American Cable Association President and CEO Matthew M. Polka issued the following statement about the June 27 hearing on "The Future of Video" held by the House Subcommittee on Communications and Technology.

"ACA is extremely pleased by the broad bipartisan interest in assessing whether the 1992 Cable Act is still appropriate for today's market realities,” Polka said. “We are also pleased that so many Members of Congress clearly expressed concern that retransmission consent rules may be leading to consumer harm, especially TV signal blackouts against pay-TV providers staged by broadcasters. It's clear there is growing support to reform the 1992 law and examine the issues ACA has been raising for years."

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ACA Commends FCC Staff Ruling That Shentel Acted In Good Faith Allbritton

 
American Cable Association President and CEO Matthew M. Polka issued the following statement July 6 in response to the Federal Communications Commission's Media Bureau ruling that Shenandoah Cable Television Company (Shentel) negotiated retransmission consent in good faith with TV station WJLA, an ABC affiliate in Washington, D.C., owned by Allbritton Communications.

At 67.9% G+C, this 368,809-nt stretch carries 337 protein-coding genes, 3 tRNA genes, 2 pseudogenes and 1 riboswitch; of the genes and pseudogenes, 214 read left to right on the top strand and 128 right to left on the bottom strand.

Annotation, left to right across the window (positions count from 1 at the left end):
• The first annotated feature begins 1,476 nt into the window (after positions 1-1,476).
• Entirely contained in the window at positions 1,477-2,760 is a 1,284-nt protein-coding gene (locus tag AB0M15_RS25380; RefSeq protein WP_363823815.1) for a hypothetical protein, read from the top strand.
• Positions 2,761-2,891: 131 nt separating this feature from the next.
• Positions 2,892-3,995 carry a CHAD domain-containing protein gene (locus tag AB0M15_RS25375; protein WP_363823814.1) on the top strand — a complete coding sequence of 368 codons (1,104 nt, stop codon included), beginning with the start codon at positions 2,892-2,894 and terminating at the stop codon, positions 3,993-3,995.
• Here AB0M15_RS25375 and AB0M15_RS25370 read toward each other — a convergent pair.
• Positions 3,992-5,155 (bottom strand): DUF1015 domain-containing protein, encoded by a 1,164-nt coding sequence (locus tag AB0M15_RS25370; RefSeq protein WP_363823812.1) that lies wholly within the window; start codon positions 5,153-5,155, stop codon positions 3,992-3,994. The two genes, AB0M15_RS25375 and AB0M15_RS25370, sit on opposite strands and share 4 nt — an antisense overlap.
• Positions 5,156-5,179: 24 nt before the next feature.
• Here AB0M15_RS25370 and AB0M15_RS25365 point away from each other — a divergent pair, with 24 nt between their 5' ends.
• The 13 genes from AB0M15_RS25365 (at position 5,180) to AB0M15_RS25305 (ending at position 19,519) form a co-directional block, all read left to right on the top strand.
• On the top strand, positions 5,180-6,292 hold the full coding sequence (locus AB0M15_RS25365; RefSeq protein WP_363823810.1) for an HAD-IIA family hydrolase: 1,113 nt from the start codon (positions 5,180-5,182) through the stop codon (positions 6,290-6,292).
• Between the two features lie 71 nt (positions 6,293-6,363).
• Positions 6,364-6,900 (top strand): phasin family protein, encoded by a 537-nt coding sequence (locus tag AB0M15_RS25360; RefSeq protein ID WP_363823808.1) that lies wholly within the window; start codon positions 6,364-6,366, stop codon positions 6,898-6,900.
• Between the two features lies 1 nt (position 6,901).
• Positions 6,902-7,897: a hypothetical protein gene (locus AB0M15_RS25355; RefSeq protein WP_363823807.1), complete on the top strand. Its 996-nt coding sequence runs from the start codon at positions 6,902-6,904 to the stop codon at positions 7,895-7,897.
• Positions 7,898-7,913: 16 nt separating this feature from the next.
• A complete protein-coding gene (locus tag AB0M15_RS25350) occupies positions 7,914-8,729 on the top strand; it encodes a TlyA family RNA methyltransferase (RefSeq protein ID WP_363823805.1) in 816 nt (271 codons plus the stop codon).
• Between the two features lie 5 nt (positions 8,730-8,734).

"ACA commends the FCC's Media Bureau for rejecting Allbritton's frivolous claims of bad faith directed at rural cable operator Shentel, which had made clear all along that its priority was to shield its customers from paying the 500% retransmission consent fee increase sought by WJLA.

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  News Headlines


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 About ACA  

ACA  
Across this vast country, small and rural markets participate in the digital revolution by receiving video, broadband, and phone services from nearly 850 small and medium-sized independent operators represented by the American Cable Association (ACA).

ACA’s members -- cable, phone, and fiber-to-the-home operators and municipalities -- deliver affordable basic and advanced services to about 7.4 million households and businesses. ACA members operate in every state, offering high-definition television, next generation Internet access, and digital phone service.

Access to advanced communications is not a luxury but a critical necessity for consumers and companies, schools and hospitals. America’s economic prosperity in smaller markets and rural areas depends on the growth and success of ACA members, who believe a connected nation, is a united nation.

The ACA asks lawmakers and regulators to ensure fair treatment so that small and medium-sized independent operators may continue to supply affordable video, broadband, and phone services to Main Street America. Through active participation in the policymaking process, ACA members and leaders advocate for the interests of their customers, their companies, and their communities to help ensure the continued viability of their way of life in hometown America.

For more information, visit www.americancable.org, or contact: